By statistically reconstructing and experimentally resurrecting the hemoglobin of an archosaur, the 240-million-year-old ancestor of all crocodilians and birds, the University of Nebraska–Lincoln’s Jay Storz and colleagues have gleaned new insights into that why. Rather than requiring just a few key mutations, as earlier research suggested, the unique properties of crocodilian hemoglobin stemmed from 21 interconnected mutations that litter the intricate component of red blood cells.

That complexity, and the multiple knock-on effects that any one mutation can induce in hemoglobin, may have forged an evolutionary path so labyrinthine that nature failed to retrace it even over tens of millions of years, the researchers said.

“If it was such an easy trick — if it was that easy to do, just making a few changes — everyone would be doing it,” said Storz, a senior author of the study and Willa Cather Professor of biological sciences at Nebraska.

All hemoglobin binds with oxygen in the lungs before swimming through the bloodstream and eventually releasing that oxygen to the tissues that depend on it. In most vertebrates, hemoglobin’s affinity for capturing and holding oxygen is dictated largely by molecules known as organic phosphates, which, by attaching themselves to the hemoglobin, can coax it into releasing its precious cargo.

But in crocodilians — crocodiles, alligators, and their kin — the role of organic phosphates was supplanted by a molecule, bicarbonate, that is produced from the breakdown of carbon dioxide. Because hardworking tissues produce lots of carbon dioxide, they also indirectly generate lots of bicarbonate, which in turn encourages hemoglobin to dispense its oxygen to the tissues most in need of it.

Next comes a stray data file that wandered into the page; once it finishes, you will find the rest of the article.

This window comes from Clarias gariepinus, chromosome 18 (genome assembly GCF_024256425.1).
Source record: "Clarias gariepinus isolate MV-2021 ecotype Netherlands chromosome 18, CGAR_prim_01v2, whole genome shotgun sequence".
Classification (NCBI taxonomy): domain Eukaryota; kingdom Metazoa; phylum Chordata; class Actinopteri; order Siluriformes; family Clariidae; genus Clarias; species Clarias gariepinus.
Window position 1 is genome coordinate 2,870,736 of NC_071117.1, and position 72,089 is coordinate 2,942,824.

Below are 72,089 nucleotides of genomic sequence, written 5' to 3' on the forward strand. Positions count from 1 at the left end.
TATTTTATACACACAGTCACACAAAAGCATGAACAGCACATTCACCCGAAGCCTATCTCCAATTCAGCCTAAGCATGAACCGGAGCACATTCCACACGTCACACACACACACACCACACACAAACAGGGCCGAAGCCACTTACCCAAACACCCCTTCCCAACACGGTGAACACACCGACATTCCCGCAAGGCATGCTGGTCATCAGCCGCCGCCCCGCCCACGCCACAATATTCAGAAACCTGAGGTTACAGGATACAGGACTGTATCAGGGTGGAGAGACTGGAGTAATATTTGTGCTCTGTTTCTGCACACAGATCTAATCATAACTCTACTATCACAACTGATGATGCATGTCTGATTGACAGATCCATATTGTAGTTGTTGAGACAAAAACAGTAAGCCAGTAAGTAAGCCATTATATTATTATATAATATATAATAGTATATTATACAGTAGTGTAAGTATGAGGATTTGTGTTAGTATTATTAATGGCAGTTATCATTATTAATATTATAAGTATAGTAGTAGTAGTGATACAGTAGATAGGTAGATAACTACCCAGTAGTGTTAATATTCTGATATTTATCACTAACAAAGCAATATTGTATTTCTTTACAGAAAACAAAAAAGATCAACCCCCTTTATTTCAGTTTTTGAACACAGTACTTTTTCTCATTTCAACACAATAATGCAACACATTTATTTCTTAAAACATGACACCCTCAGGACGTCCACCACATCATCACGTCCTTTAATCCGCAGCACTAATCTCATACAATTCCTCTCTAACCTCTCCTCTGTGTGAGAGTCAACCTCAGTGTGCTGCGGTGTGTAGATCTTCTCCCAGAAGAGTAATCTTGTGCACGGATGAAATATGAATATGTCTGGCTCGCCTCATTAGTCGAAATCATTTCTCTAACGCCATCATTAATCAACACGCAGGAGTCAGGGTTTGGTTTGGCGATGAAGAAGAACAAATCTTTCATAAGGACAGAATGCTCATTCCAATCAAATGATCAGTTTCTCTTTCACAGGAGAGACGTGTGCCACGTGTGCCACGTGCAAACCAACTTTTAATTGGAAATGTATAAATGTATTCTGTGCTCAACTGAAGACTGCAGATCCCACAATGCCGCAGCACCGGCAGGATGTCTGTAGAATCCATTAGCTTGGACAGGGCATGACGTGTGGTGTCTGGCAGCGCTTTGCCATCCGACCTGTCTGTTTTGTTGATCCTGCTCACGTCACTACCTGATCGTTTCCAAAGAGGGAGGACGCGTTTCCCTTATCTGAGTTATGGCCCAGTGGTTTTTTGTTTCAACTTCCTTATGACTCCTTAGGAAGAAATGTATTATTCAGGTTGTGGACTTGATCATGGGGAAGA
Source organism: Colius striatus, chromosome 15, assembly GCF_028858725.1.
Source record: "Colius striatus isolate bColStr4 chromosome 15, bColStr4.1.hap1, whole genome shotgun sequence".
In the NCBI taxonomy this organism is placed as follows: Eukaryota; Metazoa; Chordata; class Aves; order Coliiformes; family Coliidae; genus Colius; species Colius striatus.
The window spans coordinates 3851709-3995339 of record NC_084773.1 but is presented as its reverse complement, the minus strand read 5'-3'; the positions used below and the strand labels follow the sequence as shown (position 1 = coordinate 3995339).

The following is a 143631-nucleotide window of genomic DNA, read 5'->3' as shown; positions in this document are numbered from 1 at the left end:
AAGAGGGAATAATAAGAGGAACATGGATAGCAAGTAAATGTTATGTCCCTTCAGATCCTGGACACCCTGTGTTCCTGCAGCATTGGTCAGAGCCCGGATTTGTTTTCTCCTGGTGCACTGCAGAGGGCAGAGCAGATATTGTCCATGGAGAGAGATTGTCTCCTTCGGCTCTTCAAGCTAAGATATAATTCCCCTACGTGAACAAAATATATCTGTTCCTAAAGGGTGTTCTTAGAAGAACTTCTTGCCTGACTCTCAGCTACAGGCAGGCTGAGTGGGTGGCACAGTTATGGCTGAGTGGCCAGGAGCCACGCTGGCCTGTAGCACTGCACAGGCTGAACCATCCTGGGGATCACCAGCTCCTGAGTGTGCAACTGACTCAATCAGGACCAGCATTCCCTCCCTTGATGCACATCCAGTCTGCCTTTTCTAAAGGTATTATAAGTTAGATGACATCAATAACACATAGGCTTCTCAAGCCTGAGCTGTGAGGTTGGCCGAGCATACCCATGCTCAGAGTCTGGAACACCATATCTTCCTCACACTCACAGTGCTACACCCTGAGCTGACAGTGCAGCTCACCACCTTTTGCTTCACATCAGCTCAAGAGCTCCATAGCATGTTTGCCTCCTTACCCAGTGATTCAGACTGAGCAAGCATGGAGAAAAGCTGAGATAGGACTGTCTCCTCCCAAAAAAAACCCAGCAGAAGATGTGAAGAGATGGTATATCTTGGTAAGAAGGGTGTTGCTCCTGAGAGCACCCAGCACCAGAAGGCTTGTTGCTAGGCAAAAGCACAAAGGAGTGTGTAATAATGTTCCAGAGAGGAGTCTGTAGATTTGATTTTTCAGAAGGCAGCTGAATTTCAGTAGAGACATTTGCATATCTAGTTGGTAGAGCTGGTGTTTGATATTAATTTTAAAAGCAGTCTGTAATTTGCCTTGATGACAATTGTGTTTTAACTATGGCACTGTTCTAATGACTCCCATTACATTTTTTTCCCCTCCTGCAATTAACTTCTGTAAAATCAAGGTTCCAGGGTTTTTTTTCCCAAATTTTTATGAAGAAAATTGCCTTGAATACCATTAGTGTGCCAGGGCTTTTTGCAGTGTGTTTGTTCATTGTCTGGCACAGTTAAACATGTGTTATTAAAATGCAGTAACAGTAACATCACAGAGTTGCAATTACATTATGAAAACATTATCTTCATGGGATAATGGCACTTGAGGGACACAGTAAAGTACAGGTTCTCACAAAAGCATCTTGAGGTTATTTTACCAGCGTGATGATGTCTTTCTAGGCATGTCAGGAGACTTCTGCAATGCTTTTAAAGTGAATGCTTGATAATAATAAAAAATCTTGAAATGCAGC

“It’s a super-efficient system that provides a kind of slow-release mechanism that allows crocodilians to efficiently exploit their onboard oxygen stores,” Storz said. “It’s part of the reason they’re able to stay underwater for so long.”

As postdoctoral researchers in Storz’s lab, Chandrasekhar Natarajan, Tony Signore, and Naim Bautista had already helped decipher the workings of the crocodilian hemoglobin. Alongside colleagues from Denmark, Canada, the United States, and Japan, Storz’s team decided to embark on a multidisciplinary study of how the oxygen-ferrying marvel came to be.

Prior efforts to understand its evolution involved incorporating known mutations into human hemoglobin and looking for any functional changes, which were usually scant. Recent findings from his own lab had convinced Storz that the approach was flawed. There were plenty of differences, after all, between human hemoglobin and that of the ancient reptilian creatures from which modern-day crocodilians evolved.